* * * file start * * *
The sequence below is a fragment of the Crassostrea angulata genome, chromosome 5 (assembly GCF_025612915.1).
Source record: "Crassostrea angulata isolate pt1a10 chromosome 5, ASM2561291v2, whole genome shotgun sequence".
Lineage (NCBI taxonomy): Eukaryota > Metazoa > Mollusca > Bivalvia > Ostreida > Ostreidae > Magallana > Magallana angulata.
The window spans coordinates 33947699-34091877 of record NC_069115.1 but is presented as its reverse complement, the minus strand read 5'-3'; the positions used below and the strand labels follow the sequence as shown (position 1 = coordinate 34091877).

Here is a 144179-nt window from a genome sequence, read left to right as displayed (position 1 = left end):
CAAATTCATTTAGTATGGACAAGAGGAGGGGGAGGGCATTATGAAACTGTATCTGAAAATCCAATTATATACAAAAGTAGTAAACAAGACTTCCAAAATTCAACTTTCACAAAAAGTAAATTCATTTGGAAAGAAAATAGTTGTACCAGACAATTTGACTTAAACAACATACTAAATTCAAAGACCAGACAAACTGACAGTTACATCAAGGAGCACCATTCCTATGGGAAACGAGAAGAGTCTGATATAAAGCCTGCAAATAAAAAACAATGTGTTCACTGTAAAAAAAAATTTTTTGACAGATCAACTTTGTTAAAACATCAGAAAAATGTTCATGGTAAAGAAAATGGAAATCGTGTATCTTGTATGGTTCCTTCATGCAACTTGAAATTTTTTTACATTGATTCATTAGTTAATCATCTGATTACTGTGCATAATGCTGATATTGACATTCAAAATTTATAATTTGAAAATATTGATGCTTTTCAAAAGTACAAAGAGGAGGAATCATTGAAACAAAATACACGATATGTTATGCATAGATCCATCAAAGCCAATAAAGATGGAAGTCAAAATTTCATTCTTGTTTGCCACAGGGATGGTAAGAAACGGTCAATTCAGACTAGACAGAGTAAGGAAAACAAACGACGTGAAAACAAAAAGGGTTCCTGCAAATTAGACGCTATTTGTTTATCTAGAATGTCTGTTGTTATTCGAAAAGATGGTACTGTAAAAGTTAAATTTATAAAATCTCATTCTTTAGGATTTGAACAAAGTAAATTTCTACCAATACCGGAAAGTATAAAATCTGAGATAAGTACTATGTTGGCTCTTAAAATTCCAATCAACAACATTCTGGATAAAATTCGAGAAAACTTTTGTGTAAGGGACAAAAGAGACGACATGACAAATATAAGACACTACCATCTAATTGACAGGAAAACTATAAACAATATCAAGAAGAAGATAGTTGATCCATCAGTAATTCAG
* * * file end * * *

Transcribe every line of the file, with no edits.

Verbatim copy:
The sequence below is a fragment of the Crassostrea angulata genome, chromosome 5 (assembly GCF_025612915.1).
Source record: "Crassostrea angulata isolate pt1a10 chromosome 5, ASM2561291v2, whole genome shotgun sequence".
Lineage (NCBI taxonomy): Eukaryota > Metazoa > Mollusca > Bivalvia > Ostreida > Ostreidae > Magallana > Magallana angulata.
The window spans coordinates 33947699-34091877 of record NC_069115.1 but is presented as its reverse complement, the minus strand read 5'-3'; the positions used below and the strand labels follow the sequence as shown (position 1 = coordinate 34091877).

Here is a 144179-nt window from a genome sequence, read left to right as displayed (position 1 = left end):
CAAATTCATTTAGTATGGACAAGAGGAGGGGGAGGGCATTATGAAACTGTATCTGAAAATCCAATTATATACAAAAGTAGTAAACAAGACTTCCAAAATTCAACTTTCACAAAAAGTAAATTCATTTGGAAAGAAAATAGTTGTACCAGACAATTTGACTTAAACAACATACTAAATTCAAAGACCAGACAAACTGACAGTTACATCAAGGAGCACCATTCCTATGGGAAACGAGAAGAGTCTGATATAAAGCCTGCAAATAAAAAACAATGTGTTCACTGTAAAAAAAAATTTTTTGACAGATCAACTTTGTTAAAACATCAGAAAAATGTTCATGGTAAAGAAAATGGAAATCGTGTATCTTGTATGGTTCCTTCATGCAACTTGAAATTTTTTTACATTGATTCATTAGTTAATCATCTGATTACTGTGCATAATGCTGATATTGACATTCAAAATTTATAATTTGAAAATATTGATGCTTTTCAAAAGTACAAAGAGGAGGAATCATTGAAACAAAATACACGATATGTTATGCATAGATCCATCAAAGCCAATAAAGATGGAAGTCAAAATTTCATTCTTGTTTGCCACAGGGATGGTAAGAAACGGTCAATTCAGACTAGACAGAGTAAGGAAAACAAACGACGTGAAAACAAAAAGGGTTCCTGCAAATTAGACGCTATTTGTTTATCTAGAATGTCTGTTGTTATTCGAAAAGATGGTACTGTAAAAGTTAAATTTATAAAATCTCATTCTTTAGGATTTGAACAAAGTAAATTTCTACCAATACCGGAAAGTATAAAATCTGAGATAAGTACTATGTTGGCTCTTAAAATTCCAATCAACAACATTCTGGATAAAATTCGAGAAAACTTTTGTGTAAGGGACAAAAGAGACGACATGACAAATATAAGACACTACCATCTAATTGACAGGAAAACTATAAACAATATCAAGAAGAAGATAGTTGATCCATCAGTAATTCAG